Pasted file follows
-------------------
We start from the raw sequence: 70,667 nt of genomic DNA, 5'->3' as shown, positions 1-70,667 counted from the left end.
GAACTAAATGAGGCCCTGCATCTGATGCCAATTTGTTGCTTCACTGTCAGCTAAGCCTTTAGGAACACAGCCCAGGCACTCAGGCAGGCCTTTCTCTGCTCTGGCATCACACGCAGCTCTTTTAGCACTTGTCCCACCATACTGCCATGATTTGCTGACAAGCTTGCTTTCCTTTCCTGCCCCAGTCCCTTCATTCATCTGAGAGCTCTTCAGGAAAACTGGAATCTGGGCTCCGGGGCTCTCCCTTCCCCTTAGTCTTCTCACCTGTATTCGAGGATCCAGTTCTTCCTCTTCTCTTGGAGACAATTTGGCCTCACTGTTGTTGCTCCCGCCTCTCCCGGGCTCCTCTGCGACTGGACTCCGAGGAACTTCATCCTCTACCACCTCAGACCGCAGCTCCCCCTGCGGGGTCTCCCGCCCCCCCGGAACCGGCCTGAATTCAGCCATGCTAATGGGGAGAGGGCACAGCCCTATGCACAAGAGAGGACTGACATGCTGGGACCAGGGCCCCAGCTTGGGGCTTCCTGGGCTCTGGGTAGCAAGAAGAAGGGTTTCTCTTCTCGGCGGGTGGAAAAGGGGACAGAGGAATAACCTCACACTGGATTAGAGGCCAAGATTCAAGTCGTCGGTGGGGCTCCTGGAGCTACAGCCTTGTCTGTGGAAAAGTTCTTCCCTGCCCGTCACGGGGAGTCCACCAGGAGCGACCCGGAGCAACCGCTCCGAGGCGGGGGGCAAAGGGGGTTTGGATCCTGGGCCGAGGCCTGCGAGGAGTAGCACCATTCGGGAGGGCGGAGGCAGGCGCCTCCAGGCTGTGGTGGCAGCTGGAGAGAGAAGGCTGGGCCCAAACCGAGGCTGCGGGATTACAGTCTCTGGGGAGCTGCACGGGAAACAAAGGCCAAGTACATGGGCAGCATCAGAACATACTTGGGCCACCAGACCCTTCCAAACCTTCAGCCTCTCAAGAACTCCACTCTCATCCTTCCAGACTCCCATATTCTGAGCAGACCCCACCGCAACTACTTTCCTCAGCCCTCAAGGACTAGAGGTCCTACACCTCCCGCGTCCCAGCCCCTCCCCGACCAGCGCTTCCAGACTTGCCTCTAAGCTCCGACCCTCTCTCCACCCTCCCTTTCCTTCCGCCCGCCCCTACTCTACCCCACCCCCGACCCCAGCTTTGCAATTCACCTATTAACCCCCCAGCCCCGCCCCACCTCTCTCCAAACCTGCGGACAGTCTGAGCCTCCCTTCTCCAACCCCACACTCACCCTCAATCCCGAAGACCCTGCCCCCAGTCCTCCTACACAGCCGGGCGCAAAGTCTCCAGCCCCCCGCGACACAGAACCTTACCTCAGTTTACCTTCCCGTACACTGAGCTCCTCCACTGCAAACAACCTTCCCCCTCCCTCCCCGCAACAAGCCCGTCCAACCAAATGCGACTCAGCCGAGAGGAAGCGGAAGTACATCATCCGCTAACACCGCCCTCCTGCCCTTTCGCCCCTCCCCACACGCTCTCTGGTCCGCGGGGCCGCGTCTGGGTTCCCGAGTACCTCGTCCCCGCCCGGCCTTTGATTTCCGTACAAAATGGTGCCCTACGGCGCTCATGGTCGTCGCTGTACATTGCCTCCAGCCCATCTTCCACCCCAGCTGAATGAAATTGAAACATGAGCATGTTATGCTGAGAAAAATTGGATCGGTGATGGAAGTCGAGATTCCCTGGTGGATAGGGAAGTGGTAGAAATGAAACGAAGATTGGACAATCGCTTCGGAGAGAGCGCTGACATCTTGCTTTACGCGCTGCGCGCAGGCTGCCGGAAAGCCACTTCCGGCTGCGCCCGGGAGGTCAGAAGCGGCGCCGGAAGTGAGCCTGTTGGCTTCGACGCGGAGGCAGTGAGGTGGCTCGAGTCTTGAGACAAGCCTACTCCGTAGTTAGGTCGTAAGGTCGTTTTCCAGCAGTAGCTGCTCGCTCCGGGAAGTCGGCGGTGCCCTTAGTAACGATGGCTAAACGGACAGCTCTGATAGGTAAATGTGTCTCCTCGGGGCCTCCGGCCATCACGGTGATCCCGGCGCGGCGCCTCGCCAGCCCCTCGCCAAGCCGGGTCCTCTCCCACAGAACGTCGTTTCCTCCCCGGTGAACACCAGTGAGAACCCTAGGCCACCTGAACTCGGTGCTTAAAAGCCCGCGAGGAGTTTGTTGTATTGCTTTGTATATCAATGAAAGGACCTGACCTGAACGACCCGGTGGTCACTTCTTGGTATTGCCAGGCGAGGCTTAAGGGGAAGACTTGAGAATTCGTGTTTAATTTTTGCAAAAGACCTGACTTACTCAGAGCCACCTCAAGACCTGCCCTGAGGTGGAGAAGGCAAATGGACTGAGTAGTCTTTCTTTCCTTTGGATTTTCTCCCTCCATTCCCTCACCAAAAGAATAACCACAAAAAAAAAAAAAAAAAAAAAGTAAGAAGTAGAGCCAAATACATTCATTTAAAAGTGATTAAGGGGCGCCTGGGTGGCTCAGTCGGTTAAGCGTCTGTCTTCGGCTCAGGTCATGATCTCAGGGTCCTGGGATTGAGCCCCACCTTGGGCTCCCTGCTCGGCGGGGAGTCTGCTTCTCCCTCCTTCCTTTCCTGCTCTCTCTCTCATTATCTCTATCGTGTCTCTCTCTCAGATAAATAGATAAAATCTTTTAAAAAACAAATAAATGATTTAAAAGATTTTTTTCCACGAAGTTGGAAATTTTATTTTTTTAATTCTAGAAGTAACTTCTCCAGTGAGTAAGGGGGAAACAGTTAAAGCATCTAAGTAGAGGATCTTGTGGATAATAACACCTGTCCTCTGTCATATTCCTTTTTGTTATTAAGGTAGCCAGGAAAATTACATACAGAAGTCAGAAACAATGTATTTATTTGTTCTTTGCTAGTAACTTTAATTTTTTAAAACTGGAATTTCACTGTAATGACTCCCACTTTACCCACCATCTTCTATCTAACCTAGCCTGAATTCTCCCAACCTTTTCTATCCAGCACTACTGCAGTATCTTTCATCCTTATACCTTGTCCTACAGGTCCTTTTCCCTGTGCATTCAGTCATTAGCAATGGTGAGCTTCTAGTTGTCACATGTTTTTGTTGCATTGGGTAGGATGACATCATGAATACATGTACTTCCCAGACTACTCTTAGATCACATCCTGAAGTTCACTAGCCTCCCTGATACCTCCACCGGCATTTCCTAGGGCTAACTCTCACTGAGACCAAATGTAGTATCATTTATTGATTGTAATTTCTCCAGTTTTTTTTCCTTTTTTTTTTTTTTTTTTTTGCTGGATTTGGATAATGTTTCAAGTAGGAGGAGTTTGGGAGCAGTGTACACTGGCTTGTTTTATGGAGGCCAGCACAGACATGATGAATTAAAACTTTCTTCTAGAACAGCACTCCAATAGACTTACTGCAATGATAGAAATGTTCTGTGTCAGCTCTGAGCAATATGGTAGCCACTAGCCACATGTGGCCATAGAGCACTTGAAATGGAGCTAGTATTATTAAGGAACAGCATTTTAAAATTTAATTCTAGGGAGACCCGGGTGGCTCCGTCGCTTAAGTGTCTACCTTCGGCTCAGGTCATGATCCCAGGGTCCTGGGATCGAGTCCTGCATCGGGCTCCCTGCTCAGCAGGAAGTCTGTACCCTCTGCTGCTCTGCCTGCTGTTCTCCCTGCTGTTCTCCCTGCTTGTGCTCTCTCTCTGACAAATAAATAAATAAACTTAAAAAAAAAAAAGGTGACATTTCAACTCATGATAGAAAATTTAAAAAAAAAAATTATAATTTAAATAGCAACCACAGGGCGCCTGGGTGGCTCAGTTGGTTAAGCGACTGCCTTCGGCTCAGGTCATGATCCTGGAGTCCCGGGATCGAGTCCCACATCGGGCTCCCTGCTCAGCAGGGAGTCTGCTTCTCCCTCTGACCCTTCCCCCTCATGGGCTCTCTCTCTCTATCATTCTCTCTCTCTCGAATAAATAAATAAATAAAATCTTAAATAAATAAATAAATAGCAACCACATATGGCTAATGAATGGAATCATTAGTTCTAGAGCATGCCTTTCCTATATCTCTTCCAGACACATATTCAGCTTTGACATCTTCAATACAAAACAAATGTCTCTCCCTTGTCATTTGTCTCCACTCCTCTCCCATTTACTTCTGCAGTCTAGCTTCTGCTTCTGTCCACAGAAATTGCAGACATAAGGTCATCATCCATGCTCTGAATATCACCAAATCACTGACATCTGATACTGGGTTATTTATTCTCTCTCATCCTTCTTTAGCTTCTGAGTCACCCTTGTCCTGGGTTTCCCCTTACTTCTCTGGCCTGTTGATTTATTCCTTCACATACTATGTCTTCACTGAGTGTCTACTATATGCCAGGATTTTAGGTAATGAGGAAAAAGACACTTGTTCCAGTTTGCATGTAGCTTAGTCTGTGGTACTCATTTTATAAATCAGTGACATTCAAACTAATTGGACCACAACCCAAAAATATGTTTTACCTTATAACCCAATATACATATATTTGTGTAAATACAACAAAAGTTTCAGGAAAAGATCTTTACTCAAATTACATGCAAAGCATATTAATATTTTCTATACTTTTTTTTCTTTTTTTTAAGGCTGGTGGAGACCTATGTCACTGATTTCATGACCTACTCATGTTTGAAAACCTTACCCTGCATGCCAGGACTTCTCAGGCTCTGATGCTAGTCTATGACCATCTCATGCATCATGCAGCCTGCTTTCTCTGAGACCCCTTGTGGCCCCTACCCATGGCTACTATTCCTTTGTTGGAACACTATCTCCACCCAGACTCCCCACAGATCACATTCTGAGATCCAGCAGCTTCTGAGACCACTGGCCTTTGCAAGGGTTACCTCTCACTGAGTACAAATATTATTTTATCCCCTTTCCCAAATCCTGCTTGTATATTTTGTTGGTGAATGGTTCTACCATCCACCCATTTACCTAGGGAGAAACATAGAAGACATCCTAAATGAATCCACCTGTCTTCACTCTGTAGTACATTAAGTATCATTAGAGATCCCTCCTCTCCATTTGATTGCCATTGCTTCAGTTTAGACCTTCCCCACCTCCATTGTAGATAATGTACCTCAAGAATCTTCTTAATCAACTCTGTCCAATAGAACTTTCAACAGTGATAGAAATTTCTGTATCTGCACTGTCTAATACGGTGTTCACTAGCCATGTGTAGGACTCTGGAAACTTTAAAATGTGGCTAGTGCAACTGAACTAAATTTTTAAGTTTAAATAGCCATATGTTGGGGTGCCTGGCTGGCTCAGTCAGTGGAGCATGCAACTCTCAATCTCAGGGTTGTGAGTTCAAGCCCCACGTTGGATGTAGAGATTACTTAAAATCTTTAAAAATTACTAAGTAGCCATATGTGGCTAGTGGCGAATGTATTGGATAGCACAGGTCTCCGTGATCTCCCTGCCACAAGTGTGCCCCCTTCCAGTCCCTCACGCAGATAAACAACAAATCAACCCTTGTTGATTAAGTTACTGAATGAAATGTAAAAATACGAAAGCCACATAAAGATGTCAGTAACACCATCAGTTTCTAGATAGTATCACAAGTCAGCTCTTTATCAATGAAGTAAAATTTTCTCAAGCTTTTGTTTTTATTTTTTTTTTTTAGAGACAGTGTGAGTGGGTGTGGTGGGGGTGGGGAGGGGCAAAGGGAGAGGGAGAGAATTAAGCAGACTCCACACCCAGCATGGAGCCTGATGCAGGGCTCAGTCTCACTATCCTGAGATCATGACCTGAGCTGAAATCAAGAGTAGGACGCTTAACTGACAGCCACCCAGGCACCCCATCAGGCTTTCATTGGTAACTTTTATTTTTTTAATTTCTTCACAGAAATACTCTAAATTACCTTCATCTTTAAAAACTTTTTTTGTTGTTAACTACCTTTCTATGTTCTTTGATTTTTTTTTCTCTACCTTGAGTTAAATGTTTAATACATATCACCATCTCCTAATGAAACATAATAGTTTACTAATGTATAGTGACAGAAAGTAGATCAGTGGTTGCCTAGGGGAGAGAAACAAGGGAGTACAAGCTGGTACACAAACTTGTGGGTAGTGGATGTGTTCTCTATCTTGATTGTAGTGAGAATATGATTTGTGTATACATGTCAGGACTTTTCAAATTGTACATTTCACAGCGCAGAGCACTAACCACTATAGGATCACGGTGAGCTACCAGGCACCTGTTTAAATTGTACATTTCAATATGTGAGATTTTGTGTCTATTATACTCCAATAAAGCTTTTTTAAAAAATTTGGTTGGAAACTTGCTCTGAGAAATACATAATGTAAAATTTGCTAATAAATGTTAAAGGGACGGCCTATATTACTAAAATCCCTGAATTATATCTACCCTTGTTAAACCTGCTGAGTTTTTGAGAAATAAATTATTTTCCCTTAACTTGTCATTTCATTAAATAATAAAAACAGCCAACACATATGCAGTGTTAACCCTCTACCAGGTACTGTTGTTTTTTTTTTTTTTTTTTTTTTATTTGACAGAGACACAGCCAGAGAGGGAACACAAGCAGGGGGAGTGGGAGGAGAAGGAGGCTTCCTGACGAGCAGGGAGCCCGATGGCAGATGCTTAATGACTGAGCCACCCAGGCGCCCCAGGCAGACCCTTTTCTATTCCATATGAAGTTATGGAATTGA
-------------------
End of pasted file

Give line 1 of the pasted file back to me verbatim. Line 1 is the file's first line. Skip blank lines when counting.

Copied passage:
We start from the raw sequence: 70,667 nt of genomic DNA, 5'->3' as shown, positions 1-70,667 counted from the left end.